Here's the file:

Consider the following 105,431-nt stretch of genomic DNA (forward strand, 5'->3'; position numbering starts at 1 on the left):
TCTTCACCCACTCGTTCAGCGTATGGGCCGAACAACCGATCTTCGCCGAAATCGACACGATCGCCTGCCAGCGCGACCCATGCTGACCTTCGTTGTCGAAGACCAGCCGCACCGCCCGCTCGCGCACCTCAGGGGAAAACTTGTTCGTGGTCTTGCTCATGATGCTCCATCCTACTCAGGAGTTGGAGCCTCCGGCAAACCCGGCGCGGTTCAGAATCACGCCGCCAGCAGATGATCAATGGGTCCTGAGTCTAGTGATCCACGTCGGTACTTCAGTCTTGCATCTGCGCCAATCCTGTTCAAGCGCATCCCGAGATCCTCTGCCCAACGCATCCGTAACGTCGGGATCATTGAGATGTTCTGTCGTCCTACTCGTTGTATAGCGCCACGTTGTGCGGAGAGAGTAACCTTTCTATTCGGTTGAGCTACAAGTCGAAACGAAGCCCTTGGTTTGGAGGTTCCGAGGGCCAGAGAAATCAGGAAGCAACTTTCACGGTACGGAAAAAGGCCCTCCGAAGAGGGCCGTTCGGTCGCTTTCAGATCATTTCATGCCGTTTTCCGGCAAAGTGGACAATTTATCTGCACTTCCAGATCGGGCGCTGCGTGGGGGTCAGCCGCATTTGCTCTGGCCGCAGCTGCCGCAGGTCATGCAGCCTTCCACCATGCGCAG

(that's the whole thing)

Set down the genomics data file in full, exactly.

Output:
Consider the following 105,431-nt stretch of genomic DNA (forward strand, 5'->3'; position numbering starts at 1 on the left):
TCTTCACCCACTCGTTCAGCGTATGGGCCGAACAACCGATCTTCGCCGAAATCGACACGATCGCCTGCCAGCGCGACCCATGCTGACCTTCGTTGTCGAAGACCAGCCGCACCGCCCGCTCGCGCACCTCAGGGGAAAACTTGTTCGTGGTCTTGCTCATGATGCTCCATCCTACTCAGGAGTTGGAGCCTCCGGCAAACCCGGCGCGGTTCAGAATCACGCCGCCAGCAGATGATCAATGGGTCCTGAGTCTAGTGATCCACGTCGGTACTTCAGTCTTGCATCTGCGCCAATCCTGTTCAAGCGCATCCCGAGATCCTCTGCCCAACGCATCCGTAACGTCGGGATCATTGAGATGTTCTGTCGTCCTACTCGTTGTATAGCGCCACGTTGTGCGGAGAGAGTAACCTTTCTATTCGGTTGAGCTACAAGTCGAAACGAAGCCCTTGGTTTGGAGGTTCCGAGGGCCAGAGAAATCAGGAAGCAACTTTCACGGTACGGAAAAAGGCCCTCCGAAGAGGGCCGTTCGGTCGCTTTCAGATCATTTCATGCCGTTTTCCGGCAAAGTGGACAATTTATCTGCACTTCCAGATCGGGCGCTGCGTGGGGGTCAGCCGCATTTGCTCTGGCCGCAGCTGCCGCAGGTCATGCAGCCTTCCACCATGCGCAG